Bristol plumber Danny Edwards died 'due to error by electrician'
A young plumber died because an electrician failed to wire up a washing machine socket correctly, it was claimed in court.
The earth and live cables into the socket were mixed up and when plumber Danny Edwards, 23, fitted the washing machine he was electrocuted.
"This was a very tragic accident at work and the loss of a young man with all the effects you can imagine on his family and his partner," prosecutor Rupert Lowe told Gloucester Crown Court. "It was an accident which did not need to happen."
Mr Edwards, of Fishponds, Bristol, who was on the verge of fatherhood at the time of the tragedy, was working for Bristol-based Birakos Enterprises when he was killed on March 19, 2008. The company, which has since gone into administration, denies two charges – failing to ensure Mr Edwards' safety at work, and failing to discharge its duties under the Control of Electricity Regulations. No one from Birakos Enterprises is attending the trial and neither the firm nor the administrators are legally represented. Mr Edwards' father Paul and his partner Cheralyn Williams are present for the hearing.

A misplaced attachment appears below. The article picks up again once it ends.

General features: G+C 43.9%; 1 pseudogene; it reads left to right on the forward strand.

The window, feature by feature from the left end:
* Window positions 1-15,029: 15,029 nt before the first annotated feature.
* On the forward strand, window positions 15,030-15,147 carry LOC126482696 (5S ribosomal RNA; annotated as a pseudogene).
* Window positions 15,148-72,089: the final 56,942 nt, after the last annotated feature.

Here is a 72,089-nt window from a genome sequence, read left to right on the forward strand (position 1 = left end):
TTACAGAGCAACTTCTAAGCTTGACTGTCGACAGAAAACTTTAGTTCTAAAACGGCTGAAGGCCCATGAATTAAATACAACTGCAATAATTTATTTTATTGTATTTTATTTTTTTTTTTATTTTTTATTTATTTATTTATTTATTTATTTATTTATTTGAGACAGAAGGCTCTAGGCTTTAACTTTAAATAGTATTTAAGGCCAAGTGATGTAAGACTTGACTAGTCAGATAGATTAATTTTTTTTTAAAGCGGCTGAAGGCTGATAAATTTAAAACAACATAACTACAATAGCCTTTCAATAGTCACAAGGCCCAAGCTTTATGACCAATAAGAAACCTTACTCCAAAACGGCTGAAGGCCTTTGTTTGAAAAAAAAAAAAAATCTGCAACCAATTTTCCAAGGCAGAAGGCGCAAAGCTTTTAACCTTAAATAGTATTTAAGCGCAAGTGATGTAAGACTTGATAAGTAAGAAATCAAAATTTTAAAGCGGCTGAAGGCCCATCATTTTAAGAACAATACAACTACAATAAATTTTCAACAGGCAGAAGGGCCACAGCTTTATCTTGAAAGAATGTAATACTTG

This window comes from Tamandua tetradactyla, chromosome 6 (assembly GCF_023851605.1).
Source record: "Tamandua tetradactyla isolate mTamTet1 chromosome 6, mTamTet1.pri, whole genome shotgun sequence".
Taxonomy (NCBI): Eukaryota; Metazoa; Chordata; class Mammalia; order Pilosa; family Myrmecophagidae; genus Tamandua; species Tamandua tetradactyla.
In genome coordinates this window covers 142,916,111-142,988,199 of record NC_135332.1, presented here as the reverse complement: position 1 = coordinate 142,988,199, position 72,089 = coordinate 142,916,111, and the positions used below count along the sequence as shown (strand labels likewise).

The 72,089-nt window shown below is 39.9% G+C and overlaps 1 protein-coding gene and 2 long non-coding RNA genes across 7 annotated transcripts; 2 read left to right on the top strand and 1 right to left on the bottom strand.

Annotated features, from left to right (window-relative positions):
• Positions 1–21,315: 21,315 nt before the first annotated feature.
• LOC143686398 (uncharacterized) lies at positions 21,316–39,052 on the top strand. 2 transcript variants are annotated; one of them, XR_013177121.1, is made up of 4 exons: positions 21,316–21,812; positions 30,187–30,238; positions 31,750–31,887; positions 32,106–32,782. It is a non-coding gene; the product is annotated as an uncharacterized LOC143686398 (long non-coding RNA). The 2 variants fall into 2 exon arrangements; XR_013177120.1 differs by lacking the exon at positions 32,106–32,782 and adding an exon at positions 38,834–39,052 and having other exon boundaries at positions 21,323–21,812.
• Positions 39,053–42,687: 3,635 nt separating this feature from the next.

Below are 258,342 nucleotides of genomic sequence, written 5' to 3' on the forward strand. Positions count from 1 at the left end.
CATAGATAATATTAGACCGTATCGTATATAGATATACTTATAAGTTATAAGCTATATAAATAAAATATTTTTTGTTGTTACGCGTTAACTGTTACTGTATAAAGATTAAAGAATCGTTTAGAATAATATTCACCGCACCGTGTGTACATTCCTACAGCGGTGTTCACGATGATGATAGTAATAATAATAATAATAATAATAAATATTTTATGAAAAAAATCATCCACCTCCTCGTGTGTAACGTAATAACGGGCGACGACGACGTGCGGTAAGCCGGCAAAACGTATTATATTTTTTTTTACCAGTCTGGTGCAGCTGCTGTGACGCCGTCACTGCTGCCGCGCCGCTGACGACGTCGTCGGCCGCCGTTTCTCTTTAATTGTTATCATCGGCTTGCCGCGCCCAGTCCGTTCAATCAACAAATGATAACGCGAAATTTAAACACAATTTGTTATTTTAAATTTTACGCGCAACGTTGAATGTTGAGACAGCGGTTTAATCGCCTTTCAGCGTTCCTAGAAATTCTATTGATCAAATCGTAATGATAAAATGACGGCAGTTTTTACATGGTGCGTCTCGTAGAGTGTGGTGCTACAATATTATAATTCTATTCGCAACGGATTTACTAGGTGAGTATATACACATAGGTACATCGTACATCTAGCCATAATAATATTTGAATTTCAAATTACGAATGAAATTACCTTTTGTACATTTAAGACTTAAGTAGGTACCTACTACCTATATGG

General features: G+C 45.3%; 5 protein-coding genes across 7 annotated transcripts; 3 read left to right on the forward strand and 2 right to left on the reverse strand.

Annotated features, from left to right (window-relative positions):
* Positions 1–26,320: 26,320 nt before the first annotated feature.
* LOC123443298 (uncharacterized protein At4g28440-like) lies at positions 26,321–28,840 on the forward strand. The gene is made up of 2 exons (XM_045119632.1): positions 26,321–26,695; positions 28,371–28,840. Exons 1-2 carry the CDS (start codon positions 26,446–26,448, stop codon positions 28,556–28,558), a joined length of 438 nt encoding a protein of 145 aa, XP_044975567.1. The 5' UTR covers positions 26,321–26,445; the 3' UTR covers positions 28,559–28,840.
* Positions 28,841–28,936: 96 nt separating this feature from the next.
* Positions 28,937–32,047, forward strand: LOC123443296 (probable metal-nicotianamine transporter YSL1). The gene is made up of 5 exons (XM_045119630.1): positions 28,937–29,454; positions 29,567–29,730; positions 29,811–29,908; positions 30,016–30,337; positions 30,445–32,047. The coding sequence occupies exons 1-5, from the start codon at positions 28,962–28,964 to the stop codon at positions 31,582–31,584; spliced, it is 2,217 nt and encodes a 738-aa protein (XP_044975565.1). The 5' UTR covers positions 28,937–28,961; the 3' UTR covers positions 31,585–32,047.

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Mr Lowe told the court that almost five years ago Mr Edwards was working for Birakos, which was converting a building in Percival Road, Clifton, into flats.
"He was installing a washing machine next to the sink in Flat 7. He had to adjust the legs of the machine to make it level. He had to climb, head-first, into the cupboard under the sink and reach around to adjust the legs.
"As he did so his head came into contact with the water pipe at the back of the cupboard and his hand came into contact with the casing of the washing machine.
"Immediately that happened he was electrocuted and he died where he was.
"The reason he was electrocuted was because the washing machine was plugged into a socket which had been wired so that the earth wire was into the live and the live was into the earth. As a result the metal casing of the washing machine was live.
"The wiring error in this case was catastrophic.
"It was a basic mistake. You would think any electrician's first lesson would be to get the wiring right – it is pretty obvious which is which because they are all colour coded."
He said was possible for anyone in any job to make a mistake when distracted, tired or 'just plain incompetent' but the company should have had a testing system in place to avoid just such a tragedy.
Mr Lowe said the basis of the prosecution was that the firm had breached health and safety rules in four ways, including the faulty wiring and the lack of a current breaker which would have cut off the electricity.
The trial continues.